Another problem with the PSI score is the server location is unknown. This is extremely important if you’re targeting an audience in a specific location. For example, if your website targets users in New York but the test server is in Los Angeles you’ll get geographically irrelevant results. This is also true if you’re using a CDN but the test server is not in the same region as the site.

For mobile testing, PSI uses a Moto G4 on a slow 4G mobile network. This may not represent the device or network your audience is using.

Even though PSI does give advice on solving problems, the advice can be confusing and some of the elements are out of your control.

Speed is a better indicator of website performance.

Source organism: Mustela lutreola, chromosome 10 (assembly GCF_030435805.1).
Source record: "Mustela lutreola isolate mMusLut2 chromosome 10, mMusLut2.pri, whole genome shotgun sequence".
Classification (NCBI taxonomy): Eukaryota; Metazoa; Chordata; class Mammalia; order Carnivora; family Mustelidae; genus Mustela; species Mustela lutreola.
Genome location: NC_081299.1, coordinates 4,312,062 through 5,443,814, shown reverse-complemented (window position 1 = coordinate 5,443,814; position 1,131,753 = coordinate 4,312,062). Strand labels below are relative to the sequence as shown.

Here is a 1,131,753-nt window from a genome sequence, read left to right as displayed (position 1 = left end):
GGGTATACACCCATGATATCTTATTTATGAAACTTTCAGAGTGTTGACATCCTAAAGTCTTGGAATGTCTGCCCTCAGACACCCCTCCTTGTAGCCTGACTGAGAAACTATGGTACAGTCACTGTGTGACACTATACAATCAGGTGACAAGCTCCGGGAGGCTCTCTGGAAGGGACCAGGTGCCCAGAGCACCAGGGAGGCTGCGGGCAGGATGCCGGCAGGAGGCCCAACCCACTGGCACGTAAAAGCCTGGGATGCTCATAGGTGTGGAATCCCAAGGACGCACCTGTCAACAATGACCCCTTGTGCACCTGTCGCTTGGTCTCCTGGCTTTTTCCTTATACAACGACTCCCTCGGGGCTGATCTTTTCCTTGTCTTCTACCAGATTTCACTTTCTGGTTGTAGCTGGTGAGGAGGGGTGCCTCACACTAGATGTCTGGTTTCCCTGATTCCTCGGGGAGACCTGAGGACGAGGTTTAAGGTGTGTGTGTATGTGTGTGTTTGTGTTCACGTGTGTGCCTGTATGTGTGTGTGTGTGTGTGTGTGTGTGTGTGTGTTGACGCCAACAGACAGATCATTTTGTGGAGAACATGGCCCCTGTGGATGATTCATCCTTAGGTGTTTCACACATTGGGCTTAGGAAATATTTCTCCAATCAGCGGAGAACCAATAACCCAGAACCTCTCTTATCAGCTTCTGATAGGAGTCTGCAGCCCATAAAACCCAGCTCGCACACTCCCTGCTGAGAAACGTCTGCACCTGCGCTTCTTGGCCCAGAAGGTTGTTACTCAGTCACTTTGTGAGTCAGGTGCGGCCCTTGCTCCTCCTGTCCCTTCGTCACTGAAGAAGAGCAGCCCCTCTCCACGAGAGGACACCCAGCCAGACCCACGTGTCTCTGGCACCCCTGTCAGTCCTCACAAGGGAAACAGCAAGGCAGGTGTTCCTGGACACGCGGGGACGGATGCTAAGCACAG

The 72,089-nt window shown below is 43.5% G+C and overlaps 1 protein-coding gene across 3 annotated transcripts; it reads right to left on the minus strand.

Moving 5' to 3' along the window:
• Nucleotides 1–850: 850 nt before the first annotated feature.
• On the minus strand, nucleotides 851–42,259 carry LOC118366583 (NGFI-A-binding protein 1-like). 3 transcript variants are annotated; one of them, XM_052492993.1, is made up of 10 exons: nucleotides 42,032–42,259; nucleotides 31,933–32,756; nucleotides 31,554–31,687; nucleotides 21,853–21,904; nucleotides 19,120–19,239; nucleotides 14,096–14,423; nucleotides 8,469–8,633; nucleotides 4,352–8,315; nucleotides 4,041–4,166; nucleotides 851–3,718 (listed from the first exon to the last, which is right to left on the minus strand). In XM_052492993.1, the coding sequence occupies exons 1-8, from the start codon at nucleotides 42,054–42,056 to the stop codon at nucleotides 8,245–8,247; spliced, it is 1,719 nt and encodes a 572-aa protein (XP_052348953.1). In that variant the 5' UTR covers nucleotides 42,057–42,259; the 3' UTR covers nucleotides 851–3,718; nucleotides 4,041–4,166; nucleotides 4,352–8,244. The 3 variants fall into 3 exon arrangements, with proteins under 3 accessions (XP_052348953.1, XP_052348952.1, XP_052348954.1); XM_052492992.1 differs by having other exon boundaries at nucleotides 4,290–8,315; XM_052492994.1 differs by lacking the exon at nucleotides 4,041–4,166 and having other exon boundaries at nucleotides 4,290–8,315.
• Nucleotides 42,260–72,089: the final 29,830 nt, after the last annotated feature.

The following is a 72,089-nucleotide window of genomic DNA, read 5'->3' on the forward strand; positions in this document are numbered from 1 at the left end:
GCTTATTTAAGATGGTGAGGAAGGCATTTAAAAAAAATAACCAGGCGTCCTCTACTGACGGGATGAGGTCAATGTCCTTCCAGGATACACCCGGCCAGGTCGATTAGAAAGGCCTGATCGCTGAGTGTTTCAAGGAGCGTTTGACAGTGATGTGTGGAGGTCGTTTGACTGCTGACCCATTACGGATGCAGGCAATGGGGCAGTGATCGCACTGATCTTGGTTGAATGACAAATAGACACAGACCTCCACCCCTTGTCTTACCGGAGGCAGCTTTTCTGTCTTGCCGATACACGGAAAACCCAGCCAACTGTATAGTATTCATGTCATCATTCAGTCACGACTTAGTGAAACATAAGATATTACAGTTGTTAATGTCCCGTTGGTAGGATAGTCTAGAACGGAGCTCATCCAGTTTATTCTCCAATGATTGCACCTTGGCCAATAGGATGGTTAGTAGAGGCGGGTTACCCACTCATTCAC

Is PageSpeed Insights Useful?

Absolutely! PSI can alert you to problems that you should fix, such as slow server response time, minifying your code, or applying GZip. It can identify images that really should be replaced with smaller files. It can also identify excessive redirects so you’ll know that redirects should be fixed.

Use PageSpeed Insights to test your website and see where performance can be improved. Just don’t waste your time chasing the PSI the score. What we should work hard to improve on is our actual page loading speed, not our PageSpeed score.

Tools to Speed up Your Website

Rather than chasing a score, the real goal is to speed up your website. To speed up your website you need to minify and cache your files, remove scripts you don’t need, compress images and limit file sizes, etc. Many of the recommendations can be solved with a few plugins. Here are a few tools in the Aspen Grove Studios shop to help speed up your website.